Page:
The CommonsBlog


The Death of External Storage: How Can I Stay Away From Files?

Under the fairly innocuous title of “scoped storage”, Google has announced that external storage, as Android developers have used it, effectively is dead, for Android Q and onwards.

I am going to spend some time on this over the course of the week, as this change needs some attention:

  • Monday, I described what has changed and what you are supposed to use.
  • Yesterday, I covered the limited options for actually getting a file on external or removable storage.
  • Today, I will review how you might still wind up with references to files… that you cannot access

One of the salvos in the War on Files came in Android 7.0, with the introduction of FileUriExposedException. This would be raised if you put a file:// Uri into an Intent and tried using that Intent to start an activity, etc. It would crash the app and steer you towards using FileProvider to make that content available to other apps.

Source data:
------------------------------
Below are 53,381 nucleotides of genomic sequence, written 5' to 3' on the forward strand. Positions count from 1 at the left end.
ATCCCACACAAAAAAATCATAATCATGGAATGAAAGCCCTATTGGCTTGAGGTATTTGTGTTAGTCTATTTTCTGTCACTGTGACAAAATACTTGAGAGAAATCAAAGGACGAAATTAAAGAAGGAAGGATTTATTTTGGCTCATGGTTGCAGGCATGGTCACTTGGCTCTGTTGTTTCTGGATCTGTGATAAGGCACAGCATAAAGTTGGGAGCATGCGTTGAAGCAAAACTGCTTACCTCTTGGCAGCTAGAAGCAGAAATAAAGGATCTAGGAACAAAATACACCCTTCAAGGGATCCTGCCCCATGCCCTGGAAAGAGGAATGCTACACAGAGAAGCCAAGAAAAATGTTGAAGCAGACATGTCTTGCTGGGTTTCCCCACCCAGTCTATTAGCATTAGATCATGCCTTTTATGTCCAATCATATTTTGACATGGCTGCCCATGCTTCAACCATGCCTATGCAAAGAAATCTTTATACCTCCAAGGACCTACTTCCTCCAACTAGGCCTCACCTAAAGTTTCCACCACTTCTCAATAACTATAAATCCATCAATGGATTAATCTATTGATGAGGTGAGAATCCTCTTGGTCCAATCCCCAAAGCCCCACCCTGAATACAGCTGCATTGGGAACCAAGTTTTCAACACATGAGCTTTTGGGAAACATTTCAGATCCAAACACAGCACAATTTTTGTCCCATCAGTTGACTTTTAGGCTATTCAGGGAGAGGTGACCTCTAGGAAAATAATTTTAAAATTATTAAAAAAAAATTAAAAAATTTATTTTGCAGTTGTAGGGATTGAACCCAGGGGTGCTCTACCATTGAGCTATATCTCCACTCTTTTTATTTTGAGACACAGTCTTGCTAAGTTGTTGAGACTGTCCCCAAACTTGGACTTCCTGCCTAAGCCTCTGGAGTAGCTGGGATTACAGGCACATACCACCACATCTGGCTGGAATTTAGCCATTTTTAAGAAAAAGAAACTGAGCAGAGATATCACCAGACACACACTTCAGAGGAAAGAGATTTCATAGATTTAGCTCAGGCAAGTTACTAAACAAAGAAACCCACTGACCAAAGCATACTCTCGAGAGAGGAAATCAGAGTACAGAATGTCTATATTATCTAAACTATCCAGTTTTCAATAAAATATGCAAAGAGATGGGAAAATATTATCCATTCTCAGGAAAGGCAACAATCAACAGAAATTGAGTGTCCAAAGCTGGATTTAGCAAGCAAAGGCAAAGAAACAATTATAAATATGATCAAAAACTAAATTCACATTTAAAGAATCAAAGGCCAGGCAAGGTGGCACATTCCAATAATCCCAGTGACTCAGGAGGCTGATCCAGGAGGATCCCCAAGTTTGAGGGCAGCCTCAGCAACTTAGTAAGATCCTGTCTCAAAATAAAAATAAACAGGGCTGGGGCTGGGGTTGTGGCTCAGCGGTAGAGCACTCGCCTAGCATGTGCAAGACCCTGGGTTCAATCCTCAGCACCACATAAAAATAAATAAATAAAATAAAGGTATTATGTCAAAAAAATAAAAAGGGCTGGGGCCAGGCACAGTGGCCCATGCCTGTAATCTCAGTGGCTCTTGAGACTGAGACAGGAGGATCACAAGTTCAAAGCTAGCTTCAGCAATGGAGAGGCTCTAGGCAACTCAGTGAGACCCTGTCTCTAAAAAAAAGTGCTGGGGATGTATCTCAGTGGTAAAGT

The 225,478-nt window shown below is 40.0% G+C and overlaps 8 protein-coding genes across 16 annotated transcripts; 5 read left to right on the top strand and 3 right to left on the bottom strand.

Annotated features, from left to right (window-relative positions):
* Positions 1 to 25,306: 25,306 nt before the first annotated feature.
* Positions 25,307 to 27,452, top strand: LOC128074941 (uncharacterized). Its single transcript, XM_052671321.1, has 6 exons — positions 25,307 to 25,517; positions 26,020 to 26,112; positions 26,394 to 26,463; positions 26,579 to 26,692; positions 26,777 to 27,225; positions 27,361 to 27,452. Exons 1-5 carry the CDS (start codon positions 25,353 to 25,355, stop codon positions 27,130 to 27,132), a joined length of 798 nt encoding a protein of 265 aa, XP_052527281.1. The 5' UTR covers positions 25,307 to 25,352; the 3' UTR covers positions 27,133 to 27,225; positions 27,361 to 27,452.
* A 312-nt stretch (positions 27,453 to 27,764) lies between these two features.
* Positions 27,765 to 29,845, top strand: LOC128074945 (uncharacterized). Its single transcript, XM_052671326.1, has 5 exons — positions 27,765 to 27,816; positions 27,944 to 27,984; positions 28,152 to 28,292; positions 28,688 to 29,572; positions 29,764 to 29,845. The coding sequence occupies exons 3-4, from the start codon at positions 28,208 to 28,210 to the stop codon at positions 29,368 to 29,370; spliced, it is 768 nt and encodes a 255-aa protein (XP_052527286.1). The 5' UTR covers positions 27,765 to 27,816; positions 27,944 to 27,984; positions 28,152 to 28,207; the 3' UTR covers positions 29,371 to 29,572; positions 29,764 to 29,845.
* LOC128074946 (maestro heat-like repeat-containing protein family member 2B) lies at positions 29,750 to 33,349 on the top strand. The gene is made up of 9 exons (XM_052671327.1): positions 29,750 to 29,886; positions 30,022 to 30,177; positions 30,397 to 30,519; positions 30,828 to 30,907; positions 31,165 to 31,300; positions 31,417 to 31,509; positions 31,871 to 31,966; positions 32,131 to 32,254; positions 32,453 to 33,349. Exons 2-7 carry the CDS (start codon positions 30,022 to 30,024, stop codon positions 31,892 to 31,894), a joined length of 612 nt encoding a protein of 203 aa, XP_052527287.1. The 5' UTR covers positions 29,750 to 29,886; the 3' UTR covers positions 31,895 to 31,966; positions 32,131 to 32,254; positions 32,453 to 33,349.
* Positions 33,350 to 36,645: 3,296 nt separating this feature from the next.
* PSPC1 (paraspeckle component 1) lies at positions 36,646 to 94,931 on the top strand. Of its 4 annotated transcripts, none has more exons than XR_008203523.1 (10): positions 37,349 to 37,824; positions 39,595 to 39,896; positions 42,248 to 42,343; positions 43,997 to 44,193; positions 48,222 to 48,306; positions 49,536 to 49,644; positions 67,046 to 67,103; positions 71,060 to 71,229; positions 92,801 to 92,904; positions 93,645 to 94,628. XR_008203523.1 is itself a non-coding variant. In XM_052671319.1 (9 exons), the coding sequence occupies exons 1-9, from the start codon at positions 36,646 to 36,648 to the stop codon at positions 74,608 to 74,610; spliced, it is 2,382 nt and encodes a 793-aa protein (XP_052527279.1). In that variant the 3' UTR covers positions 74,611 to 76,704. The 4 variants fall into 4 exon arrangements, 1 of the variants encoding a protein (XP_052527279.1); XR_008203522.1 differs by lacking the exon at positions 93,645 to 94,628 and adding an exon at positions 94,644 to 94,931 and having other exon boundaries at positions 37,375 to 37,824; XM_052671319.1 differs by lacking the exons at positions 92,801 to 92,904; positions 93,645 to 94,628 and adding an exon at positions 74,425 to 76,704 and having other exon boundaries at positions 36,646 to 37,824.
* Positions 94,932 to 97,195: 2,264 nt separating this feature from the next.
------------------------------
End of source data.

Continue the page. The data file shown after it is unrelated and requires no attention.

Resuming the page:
The hope was that this would limit the number of file:// Uri values flitting through the OS, and I am sure that it helped. However:

  • It does not come into play for apps with a targetSdkVersion below 24, so legacy apps that are not getting updates will still emit file:// Uri values

  • I am sure that there are creative ways of passing a Uri around that bypass those checks

  • FileUriExposedException is thrown by StrictMode, and so lots of people suggest that you simply disable that check to get past the “problem”

Most likely, in a world with READ_EXTERNAL_STORAGE and WRITE_EXTERNAL_STORAGE, those file:// Uri values would work, assuming that your app held the appropriate permissions. On Android Q, you cannot hold those permissions. It is very unlikely that a file:// Uri that another app could use (to create it) will be one that your app can use (to consume it). In other words, if you get a file:// Uri, you will probably crash when you go to open that file for reading or writing.